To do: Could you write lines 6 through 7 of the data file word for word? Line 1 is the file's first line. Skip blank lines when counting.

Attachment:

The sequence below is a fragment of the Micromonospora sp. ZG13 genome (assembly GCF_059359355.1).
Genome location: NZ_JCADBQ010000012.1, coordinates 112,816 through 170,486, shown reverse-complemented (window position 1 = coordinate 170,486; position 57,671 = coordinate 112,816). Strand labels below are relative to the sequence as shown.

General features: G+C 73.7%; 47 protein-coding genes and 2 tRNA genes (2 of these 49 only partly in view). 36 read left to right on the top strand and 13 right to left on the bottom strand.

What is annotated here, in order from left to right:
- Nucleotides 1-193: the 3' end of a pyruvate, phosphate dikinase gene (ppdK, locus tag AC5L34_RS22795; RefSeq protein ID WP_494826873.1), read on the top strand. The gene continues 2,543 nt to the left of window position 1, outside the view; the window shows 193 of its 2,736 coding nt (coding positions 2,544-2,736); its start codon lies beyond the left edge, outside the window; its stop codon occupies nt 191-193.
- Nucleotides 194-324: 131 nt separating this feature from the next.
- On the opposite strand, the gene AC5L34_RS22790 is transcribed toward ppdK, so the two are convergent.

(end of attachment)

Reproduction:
- Nucleotides 194-324: 131 nt separating this feature from the next.
- On the opposite strand, the gene AC5L34_RS22790 is transcribed toward ppdK, so the two are convergent.